How to Compost in a Tumbler

Composting is an effective way to do something useful with kitchen scraps and yard refuse. It saves valuable landfill space and gives you rich, dark soil for gardens and planting that you don't pay any money for. Composting can even be a fun, family activity! Let's learn how to compost in a compost tumbler.


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    Select a location for your compost tumbler. It should be sunny and provide decent air flow. The aeration of the bacteria in the compost tumbler is what makes it work.
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    Add composting materials. Kitchen scraps and yard waste, like leaves and grass clippings, work well. Avoid meat products as they don't break down as readily and can attract vermin. Choosing the right composting materials will keep this from becoming troublesome.
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    Help the process. After adding the materials to compost, you might consider adding manufactured compost accelerants and other compost accessories to speed the composting time. Introducing fresh soil can usually do this also.
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    Give your compost tumbler a spin. Do this on about a weekly basis, to aid the aerating process. The ease of mixing the compost in a tumbler is the biggest advantage tumblers have over compost bins or piles.
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    Monitor the compost temperature. Between 144 and 155 degrees Fahrenheit is a good temperature to keep the compost healthy. Above 160 degrees is too hot and when the compost temperature drops below 98 degrees, composting tends to slow down or stop.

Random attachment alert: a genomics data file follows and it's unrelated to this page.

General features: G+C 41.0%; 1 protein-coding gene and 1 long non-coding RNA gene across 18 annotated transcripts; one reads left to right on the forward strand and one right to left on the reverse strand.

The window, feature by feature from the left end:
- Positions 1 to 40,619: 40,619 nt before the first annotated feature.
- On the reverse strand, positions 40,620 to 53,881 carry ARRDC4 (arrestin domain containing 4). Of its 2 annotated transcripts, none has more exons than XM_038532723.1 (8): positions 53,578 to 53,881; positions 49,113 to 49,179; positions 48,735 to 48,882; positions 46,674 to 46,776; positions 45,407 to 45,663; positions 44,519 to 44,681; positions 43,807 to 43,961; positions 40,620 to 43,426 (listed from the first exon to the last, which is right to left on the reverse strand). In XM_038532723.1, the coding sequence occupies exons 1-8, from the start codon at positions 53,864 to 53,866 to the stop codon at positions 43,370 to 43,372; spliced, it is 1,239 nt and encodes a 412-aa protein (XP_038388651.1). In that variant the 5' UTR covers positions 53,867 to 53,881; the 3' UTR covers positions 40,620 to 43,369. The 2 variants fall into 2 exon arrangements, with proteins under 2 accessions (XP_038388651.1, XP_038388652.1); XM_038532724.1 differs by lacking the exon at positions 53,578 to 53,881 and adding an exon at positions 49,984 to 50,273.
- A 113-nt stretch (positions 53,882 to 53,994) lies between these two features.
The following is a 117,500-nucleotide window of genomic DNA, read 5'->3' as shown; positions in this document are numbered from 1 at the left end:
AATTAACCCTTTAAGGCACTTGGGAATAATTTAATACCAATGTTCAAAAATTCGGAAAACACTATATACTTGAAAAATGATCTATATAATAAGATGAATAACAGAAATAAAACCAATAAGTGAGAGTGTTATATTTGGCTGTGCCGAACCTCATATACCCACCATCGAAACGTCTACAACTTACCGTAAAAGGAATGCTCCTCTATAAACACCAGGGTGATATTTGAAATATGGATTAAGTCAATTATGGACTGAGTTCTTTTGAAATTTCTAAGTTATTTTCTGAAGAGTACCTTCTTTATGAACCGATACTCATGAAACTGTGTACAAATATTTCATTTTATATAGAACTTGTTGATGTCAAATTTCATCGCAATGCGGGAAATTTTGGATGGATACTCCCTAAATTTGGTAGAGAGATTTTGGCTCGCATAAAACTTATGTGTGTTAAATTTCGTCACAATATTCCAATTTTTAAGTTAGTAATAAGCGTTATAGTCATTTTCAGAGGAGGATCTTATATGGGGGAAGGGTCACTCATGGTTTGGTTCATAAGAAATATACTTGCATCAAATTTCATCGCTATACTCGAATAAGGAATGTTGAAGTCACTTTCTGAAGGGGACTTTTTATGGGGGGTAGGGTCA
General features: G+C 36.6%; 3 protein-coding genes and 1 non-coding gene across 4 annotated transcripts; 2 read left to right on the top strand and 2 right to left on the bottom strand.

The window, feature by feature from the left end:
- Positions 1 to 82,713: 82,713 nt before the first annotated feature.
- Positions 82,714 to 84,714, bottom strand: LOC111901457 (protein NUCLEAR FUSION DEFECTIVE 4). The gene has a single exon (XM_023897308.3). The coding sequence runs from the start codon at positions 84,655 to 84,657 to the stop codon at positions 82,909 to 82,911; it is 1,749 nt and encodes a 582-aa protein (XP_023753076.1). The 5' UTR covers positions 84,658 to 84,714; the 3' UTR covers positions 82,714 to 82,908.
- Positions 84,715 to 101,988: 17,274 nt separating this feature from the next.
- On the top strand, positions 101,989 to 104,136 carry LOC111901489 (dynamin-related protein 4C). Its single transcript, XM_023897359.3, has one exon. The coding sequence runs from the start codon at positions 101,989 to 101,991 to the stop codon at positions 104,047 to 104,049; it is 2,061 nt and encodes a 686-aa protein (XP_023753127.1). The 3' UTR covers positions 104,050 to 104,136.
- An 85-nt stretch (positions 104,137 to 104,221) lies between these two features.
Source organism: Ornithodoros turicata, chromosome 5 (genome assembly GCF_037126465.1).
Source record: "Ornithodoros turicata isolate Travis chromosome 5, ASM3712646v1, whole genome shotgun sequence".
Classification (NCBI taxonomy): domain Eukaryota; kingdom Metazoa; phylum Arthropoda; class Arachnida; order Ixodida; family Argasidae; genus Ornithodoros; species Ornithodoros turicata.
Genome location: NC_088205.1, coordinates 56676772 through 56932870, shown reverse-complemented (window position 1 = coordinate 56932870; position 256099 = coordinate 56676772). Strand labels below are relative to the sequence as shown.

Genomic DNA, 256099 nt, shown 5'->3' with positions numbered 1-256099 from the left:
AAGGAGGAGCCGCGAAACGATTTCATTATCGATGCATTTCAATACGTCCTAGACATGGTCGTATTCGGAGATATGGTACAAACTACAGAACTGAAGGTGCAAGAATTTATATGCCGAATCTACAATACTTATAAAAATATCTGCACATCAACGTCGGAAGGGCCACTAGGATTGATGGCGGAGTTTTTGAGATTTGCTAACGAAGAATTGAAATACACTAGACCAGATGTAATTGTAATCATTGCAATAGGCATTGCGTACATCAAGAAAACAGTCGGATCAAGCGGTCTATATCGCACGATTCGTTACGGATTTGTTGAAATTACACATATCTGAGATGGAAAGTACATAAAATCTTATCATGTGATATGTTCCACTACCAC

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    Use it! When the compost takes on a rich, brown color it is ready to use. Use it as potting soil, spread it in the garden or use it for any other application that requires nutrient rich soil.


  • By rolling the compost material around, bacteria and oxygen within the batch is evenly distributed, giving the microbial life opportunity to break down the material.
  • Adding strips of Newspaper is a good way to balance the green-to-brown ratio if the compost gets too soupy (too much greens)
  • Compost Tumblers usually yield quicker results due to their advanced aeration.
  • Tumblers require very little effort and are designed to be easy to rotate.
  • They tend to fit in more aesthetically with most home landscaping than bins or barrels do.
  • However, tumblers can only be so large before special devices are required to aid in tumbling.

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Categories: Environmental Awareness